Church workers are called by God to apply the Gospel to the most daunting of human experiences. Because of their called vocation, church workers are at increased risk of sadness, despair, stress, frustration, anger, and disappointment.
Service and Stress
When your job involves directly serving others, there are inherent vocational risks involved—and these risks are larger when your vocation is to connect human experience and the Gospel of Jesus Christ. Each of these risks is even more likely for workers of the church because they walk closely in step with the life experiences of the people they serve. Day by day, these workers deal with the crises of others— unemployment, financial distress, personal illness, and the death of loved ones. Professionals called to help others during stressful circumstances find these circumstances upping the stress ante in their own lives too.
Church workers often have personal relationships with those they serve. Unlike counselors, whose clients come and go, church workers walk closely with those they serve in day-by-day, ongoing relationships, causing the stress of their peers’ problems to pile onto them as well.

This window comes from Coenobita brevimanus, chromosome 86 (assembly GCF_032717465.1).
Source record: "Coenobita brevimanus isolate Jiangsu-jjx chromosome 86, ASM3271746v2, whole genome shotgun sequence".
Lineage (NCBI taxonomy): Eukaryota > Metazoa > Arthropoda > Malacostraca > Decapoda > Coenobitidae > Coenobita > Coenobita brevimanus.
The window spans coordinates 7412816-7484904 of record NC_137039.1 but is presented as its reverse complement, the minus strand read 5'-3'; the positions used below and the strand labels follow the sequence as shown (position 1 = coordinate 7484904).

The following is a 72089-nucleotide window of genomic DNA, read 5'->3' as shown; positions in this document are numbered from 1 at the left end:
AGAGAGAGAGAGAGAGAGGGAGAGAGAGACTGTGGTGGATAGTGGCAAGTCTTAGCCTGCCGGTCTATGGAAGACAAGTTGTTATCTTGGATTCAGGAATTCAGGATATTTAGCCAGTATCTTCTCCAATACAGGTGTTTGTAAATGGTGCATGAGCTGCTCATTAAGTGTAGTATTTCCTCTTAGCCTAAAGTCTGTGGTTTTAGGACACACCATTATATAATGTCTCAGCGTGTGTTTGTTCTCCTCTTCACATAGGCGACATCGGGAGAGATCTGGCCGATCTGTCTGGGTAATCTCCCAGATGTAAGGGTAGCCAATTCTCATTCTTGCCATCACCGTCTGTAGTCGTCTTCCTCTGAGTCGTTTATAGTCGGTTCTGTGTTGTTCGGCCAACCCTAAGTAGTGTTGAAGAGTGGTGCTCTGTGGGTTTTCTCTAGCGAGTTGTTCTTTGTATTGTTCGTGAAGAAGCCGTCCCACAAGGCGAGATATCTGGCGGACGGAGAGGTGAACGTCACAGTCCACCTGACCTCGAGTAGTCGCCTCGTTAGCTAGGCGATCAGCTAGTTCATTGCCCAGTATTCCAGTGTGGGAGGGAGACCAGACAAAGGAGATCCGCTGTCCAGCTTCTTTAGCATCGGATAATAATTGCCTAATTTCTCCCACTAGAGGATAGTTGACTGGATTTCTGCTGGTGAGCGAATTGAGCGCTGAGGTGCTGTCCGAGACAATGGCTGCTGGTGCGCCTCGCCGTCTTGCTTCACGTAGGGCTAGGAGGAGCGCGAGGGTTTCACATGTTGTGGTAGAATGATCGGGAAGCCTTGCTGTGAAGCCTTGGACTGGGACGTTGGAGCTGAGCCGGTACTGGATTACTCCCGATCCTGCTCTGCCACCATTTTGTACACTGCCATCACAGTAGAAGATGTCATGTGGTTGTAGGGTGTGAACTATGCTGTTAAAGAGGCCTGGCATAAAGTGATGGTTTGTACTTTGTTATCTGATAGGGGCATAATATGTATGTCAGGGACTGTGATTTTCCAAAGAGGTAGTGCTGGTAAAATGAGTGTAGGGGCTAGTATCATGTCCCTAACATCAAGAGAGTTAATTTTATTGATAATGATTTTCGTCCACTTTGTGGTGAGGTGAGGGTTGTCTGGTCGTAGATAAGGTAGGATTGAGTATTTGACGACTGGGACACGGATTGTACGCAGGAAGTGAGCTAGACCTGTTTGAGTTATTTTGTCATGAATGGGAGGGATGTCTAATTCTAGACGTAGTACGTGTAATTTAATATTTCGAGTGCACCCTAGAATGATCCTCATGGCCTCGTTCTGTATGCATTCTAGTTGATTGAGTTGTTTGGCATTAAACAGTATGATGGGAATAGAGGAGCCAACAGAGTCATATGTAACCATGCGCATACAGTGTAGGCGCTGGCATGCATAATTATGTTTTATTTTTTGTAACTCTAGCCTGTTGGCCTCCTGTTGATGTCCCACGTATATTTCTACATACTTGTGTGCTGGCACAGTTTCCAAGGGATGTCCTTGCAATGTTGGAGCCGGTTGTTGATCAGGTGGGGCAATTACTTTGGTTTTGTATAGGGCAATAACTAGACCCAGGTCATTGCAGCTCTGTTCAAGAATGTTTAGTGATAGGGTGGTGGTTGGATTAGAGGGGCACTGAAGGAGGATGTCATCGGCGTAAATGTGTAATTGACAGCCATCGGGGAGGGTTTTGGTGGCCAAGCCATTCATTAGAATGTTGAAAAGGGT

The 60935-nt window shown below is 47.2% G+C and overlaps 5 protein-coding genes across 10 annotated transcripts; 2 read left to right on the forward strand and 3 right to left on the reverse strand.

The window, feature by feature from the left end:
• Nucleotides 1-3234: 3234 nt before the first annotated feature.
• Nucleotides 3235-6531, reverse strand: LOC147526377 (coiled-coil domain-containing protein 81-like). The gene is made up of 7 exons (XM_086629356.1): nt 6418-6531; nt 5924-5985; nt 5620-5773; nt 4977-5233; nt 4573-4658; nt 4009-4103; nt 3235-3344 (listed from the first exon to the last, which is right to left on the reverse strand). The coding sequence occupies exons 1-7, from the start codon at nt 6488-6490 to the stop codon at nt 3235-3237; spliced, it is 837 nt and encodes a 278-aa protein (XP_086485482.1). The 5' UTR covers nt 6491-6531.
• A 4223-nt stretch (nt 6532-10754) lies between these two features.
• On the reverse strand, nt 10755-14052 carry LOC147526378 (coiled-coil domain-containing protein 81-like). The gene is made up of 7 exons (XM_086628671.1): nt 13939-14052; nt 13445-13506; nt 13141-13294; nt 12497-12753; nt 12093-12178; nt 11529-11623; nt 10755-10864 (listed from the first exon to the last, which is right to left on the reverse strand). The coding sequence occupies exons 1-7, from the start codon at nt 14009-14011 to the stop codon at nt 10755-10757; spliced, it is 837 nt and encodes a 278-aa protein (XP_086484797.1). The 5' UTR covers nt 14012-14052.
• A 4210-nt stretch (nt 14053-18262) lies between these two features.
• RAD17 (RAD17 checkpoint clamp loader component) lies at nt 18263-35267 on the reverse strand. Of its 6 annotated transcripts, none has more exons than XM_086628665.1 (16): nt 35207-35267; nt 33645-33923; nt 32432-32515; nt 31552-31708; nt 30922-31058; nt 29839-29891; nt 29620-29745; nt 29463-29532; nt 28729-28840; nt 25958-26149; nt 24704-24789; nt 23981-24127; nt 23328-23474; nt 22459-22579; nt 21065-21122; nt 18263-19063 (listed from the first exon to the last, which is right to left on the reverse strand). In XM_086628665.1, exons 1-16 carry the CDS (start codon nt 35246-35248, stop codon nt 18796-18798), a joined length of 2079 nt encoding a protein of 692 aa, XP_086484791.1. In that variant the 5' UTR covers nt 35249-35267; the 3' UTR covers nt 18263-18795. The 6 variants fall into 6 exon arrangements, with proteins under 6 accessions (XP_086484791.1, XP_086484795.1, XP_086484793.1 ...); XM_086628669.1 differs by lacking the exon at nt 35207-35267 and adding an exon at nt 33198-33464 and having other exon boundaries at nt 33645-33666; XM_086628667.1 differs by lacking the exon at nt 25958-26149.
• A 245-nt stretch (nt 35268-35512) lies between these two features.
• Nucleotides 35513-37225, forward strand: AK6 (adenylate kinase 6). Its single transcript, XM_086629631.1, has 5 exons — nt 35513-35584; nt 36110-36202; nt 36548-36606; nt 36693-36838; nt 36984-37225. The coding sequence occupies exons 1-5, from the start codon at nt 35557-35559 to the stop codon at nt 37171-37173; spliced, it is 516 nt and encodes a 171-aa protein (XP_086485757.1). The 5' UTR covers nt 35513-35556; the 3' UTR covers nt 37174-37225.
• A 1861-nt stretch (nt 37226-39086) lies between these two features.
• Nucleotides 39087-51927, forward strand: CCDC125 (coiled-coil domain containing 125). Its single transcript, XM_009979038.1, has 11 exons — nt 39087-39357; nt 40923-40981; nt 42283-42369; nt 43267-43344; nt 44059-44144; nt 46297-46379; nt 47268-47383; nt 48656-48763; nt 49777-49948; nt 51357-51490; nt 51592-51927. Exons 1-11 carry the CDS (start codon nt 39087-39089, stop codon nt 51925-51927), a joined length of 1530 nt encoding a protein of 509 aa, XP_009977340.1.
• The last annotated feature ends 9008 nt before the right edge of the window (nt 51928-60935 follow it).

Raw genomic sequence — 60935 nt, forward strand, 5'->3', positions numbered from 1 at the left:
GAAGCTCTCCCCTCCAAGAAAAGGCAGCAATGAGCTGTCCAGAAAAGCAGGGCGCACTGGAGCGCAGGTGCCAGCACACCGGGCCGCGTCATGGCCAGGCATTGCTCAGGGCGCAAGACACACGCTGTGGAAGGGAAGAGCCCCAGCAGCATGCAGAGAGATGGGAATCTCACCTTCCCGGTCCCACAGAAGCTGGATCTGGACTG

Taking time to Refill and Refresh
Anyone who constantly pours out their talents and love to others and must take time to refill their own cups. In John 6:35, Jesus says, “I am the bread of life; whoever comes to Me shall not hunger, and whoever believes in Me shall never thirst.” This knowledge is important to keep in mind when the stress of life and helping others overwhelms you. Jesus is there to fill us up and make us whole again. If you’re feeling burnt out, weary, and exhausted from pouring into others, take some time to recharge physically and spiritually.
Supporting Church Workers
In Holding Up the Prophet’s Hand, Dr. Bruce Hartung presents the challenges church workers face daily, along with positive and encouraging strategies for how your congregation can support those called to serve your church. Each chapter deals with crucial topics such as job stress, finances, marriage, housing, and other common experiences in the lives of pastors, professional church workers, teachers, and DCEs.
Let’s come alongside our church workers to support them in body and spirit as they nurture the body of Christ.
Download a free chapter from the book for tips on how to live life together as the body of Christ.
This post is adapted from Holding Up The Prophet’s Hand (© 2011 Concordia Publishing House).